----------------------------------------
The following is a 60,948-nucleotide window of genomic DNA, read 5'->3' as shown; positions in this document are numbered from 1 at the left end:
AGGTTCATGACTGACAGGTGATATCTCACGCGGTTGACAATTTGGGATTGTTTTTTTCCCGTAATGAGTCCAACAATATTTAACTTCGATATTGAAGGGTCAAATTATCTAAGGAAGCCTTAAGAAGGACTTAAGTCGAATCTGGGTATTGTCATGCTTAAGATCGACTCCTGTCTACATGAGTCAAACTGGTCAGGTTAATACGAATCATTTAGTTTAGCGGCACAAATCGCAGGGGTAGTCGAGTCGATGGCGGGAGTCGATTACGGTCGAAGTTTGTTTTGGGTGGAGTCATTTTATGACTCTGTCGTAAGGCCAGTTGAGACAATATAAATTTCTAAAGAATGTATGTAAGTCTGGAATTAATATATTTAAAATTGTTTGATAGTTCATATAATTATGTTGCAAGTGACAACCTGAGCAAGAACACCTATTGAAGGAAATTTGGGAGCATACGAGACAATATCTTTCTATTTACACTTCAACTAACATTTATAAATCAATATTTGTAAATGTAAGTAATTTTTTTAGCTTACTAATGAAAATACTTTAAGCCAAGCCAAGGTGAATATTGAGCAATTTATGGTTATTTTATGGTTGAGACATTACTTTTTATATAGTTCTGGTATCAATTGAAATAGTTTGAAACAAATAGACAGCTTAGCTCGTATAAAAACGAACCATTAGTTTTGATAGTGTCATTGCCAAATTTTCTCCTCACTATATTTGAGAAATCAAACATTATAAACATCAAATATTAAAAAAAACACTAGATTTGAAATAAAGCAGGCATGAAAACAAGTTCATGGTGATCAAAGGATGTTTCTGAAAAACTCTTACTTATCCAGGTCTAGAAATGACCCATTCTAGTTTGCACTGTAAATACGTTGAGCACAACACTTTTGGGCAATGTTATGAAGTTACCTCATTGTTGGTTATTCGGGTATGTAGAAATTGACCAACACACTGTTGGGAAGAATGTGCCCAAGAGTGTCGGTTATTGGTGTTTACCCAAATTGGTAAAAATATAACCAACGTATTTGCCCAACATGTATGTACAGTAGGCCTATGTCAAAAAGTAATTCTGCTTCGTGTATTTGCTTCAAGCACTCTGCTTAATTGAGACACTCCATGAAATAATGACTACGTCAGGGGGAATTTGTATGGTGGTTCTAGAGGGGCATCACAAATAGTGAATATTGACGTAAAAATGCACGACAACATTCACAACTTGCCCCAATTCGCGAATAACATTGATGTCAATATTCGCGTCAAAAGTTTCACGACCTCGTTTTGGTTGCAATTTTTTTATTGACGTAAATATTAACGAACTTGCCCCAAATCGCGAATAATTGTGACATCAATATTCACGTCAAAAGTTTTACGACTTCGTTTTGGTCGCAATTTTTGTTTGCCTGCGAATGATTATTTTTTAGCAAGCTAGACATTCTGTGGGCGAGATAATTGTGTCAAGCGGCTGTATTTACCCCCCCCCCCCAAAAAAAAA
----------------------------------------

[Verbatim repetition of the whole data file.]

The following is a 60,948-nucleotide window of genomic DNA, read 5'->3' as shown; positions in this document are numbered from 1 at the left end:
AGGTTCATGACTGACAGGTGATATCTCACGCGGTTGACAATTTGGGATTGTTTTTTTCCCGTAATGAGTCCAACAATATTTAACTTCGATATTGAAGGGTCAAATTATCTAAGGAAGCCTTAAGAAGGACTTAAGTCGAATCTGGGTATTGTCATGCTTAAGATCGACTCCTGTCTACATGAGTCAAACTGGTCAGGTTAATACGAATCATTTAGTTTAGCGGCACAAATCGCAGGGGTAGTCGAGTCGATGGCGGGAGTCGATTACGGTCGAAGTTTGTTTTGGGTGGAGTCATTTTATGACTCTGTCGTAAGGCCAGTTGAGACAATATAAATTTCTAAAGAATGTATGTAAGTCTGGAATTAATATATTTAAAATTGTTTGATAGTTCATATAATTATGTTGCAAGTGACAACCTGAGCAAGAACACCTATTGAAGGAAATTTGGGAGCATACGAGACAATATCTTTCTATTTACACTTCAACTAACATTTATAAATCAATATTTGTAAATGTAAGTAATTTTTTTAGCTTACTAATGAAAATACTTTAAGCCAAGCCAAGGTGAATATTGAGCAATTTATGGTTATTTTATGGTTGAGACATTACTTTTTATATAGTTCTGGTATCAATTGAAATAGTTTGAAACAAATAGACAGCTTAGCTCGTATAAAAACGAACCATTAGTTTTGATAGTGTCATTGCCAAATTTTCTCCTCACTATATTTGAGAAATCAAACATTATAAACATCAAATATTAAAAAAAACACTAGATTTGAAATAAAGCAGGCATGAAAACAAGTTCATGGTGATCAAAGGATGTTTCTGAAAAACTCTTACTTATCCAGGTCTAGAAATGACCCATTCTAGTTTGCACTGTAAATACGTTGAGCACAACACTTTTGGGCAATGTTATGAAGTTACCTCATTGTTGGTTATTCGGGTATGTAGAAATTGACCAACACACTGTTGGGAAGAATGTGCCCAAGAGTGTCGGTTATTGGTGTTTACCCAAATTGGTAAAAATATAACCAACGTATTTGCCCAACATGTATGTACAGTAGGCCTATGTCAAAAAGTAATTCTGCTTCGTGTATTTGCTTCAAGCACTCTGCTTAATTGAGACACTCCATGAAATAATGACTACGTCAGGGGGAATTTGTATGGTGGTTCTAGAGGGGCATCACAAATAGTGAATATTGACGTAAAAATGCACGACAACATTCACAACTTGCCCCAATTCGCGAATAACATTGATGTCAATATTCGCGTCAAAAGTTTCACGACCTCGTTTTGGTTGCAATTTTTTTATTGACGTAAATATTAACGAACTTGCCCCAAATCGCGAATAATTGTGACATCAATATTCACGTCAAAAGTTTTACGACTTCGTTTTGGTCGCAATTTTTGTTTGCCTGCGAATGATTATTTTTTAGCAAGCTAGACATTCTGTGGGCGAGATAATTGTGTCAAGCGGCTGTATTTACCCCCCCCCCCCAAAAAAAAA